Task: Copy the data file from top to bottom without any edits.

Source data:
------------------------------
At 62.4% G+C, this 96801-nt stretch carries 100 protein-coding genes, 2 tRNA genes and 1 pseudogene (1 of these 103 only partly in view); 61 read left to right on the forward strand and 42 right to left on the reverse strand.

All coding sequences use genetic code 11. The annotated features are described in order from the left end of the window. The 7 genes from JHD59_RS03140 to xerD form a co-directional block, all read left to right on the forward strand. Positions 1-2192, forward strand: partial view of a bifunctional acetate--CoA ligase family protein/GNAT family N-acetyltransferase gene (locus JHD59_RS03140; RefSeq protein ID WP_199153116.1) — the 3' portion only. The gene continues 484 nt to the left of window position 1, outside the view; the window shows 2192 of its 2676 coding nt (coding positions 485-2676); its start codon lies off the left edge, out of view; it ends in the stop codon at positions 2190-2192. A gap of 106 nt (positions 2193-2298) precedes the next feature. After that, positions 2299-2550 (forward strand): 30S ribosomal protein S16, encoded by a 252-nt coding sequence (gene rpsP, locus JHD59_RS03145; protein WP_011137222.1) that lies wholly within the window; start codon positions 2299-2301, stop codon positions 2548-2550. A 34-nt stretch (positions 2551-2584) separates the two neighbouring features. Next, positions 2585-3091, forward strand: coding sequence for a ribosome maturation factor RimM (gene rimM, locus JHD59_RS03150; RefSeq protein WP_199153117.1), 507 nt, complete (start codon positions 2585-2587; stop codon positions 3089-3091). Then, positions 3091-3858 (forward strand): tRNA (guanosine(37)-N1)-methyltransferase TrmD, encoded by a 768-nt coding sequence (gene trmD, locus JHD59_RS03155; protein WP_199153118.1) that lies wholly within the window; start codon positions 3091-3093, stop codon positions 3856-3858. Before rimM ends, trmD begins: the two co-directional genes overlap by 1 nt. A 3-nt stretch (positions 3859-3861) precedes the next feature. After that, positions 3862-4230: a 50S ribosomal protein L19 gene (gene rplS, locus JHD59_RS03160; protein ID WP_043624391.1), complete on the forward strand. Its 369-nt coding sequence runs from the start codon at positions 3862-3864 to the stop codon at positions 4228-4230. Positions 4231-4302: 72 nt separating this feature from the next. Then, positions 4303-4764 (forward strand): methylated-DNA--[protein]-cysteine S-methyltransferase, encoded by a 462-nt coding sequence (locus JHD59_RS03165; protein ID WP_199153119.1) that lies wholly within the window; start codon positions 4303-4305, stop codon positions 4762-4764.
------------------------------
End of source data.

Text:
At 62.4% G+C, this 96801-nt stretch carries 100 protein-coding genes, 2 tRNA genes and 1 pseudogene (1 of these 103 only partly in view); 61 read left to right on the forward strand and 42 right to left on the reverse strand.

All coding sequences use genetic code 11. The annotated features are described in order from the left end of the window. The 7 genes from JHD59_RS03140 to xerD form a co-directional block, all read left to right on the forward strand. Positions 1-2192, forward strand: partial view of a bifunctional acetate--CoA ligase family protein/GNAT family N-acetyltransferase gene (locus JHD59_RS03140; RefSeq protein ID WP_199153116.1) — the 3' portion only. The gene continues 484 nt to the left of window position 1, outside the view; the window shows 2192 of its 2676 coding nt (coding positions 485-2676); its start codon lies off the left edge, out of view; it ends in the stop codon at positions 2190-2192. A gap of 106 nt (positions 2193-2298) precedes the next feature. After that, positions 2299-2550 (forward strand): 30S ribosomal protein S16, encoded by a 252-nt coding sequence (gene rpsP, locus JHD59_RS03145; protein WP_011137222.1) that lies wholly within the window; start codon positions 2299-2301, stop codon positions 2548-2550. A 34-nt stretch (positions 2551-2584) separates the two neighbouring features. Next, positions 2585-3091, forward strand: coding sequence for a ribosome maturation factor RimM (gene rimM, locus JHD59_RS03150; RefSeq protein WP_199153117.1), 507 nt, complete (start codon positions 2585-2587; stop codon positions 3089-3091). Then, positions 3091-3858 (forward strand): tRNA (guanosine(37)-N1)-methyltransferase TrmD, encoded by a 768-nt coding sequence (gene trmD, locus JHD59_RS03155; protein WP_199153118.1) that lies wholly within the window; start codon positions 3091-3093, stop codon positions 3856-3858. Before rimM ends, trmD begins: the two co-directional genes overlap by 1 nt. A 3-nt stretch (positions 3859-3861) precedes the next feature. After that, positions 3862-4230: a 50S ribosomal protein L19 gene (gene rplS, locus JHD59_RS03160; protein ID WP_043624391.1), complete on the forward strand. Its 369-nt coding sequence runs from the start codon at positions 3862-3864 to the stop codon at positions 4228-4230. Positions 4231-4302: 72 nt separating this feature from the next. Then, positions 4303-4764 (forward strand): methylated-DNA--[protein]-cysteine S-methyltransferase, encoded by a 462-nt coding sequence (locus JHD59_RS03165; protein ID WP_199153119.1) that lies wholly within the window; start codon positions 4303-4305, stop codon positions 4762-4764.